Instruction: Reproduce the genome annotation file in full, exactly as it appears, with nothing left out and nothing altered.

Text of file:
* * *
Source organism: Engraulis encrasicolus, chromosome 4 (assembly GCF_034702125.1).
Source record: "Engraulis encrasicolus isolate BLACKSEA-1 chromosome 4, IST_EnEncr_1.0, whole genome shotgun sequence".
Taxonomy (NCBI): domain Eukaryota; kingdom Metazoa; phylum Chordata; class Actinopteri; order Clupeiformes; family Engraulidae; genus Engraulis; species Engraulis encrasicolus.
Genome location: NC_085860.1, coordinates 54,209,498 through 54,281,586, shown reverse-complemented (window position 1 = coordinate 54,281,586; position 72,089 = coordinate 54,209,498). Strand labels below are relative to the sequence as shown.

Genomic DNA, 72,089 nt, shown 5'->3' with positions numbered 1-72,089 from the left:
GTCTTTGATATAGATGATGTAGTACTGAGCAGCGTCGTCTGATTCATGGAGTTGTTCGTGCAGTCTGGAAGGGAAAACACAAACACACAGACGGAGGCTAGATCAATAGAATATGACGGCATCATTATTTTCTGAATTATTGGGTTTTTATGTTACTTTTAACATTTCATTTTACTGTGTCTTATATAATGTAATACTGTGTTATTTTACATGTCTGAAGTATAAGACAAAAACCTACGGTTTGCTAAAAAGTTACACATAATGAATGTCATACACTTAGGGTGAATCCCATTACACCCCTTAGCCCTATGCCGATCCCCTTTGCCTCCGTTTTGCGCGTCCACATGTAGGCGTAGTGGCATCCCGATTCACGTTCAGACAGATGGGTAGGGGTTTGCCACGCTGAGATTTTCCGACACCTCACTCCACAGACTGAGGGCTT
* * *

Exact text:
Source organism: Engraulis encrasicolus, chromosome 4 (assembly GCF_034702125.1).
Source record: "Engraulis encrasicolus isolate BLACKSEA-1 chromosome 4, IST_EnEncr_1.0, whole genome shotgun sequence".
Taxonomy (NCBI): domain Eukaryota; kingdom Metazoa; phylum Chordata; class Actinopteri; order Clupeiformes; family Engraulidae; genus Engraulis; species Engraulis encrasicolus.
Genome location: NC_085860.1, coordinates 54,209,498 through 54,281,586, shown reverse-complemented (window position 1 = coordinate 54,281,586; position 72,089 = coordinate 54,209,498). Strand labels below are relative to the sequence as shown.

Genomic DNA, 72,089 nt, shown 5'->3' with positions numbered 1-72,089 from the left:
GTCTTTGATATAGATGATGTAGTACTGAGCAGCGTCGTCTGATTCATGGAGTTGTTCGTGCAGTCTGGAAGGGAAAACACAAACACACAGACGGAGGCTAGATCAATAGAATATGACGGCATCATTATTTTCTGAATTATTGGGTTTTTATGTTACTTTTAACATTTCATTTTACTGTGTCTTATATAATGTAATACTGTGTTATTTTACATGTCTGAAGTATAAGACAAAAACCTACGGTTTGCTAAAAAGTTACACATAATGAATGTCATACACTTAGGGTGAATCCCATTACACCCCTTAGCCCTATGCCGATCCCCTTTGCCTCCGTTTTGCGCGTCCACATGTAGGCGTAGTGGCATCCCGATTCACGTTCAGACAGATGGGTAGGGGTTTGCCACGCTGAGATTTTCCGACACCTCACTCCACAGACTGAGGGCTT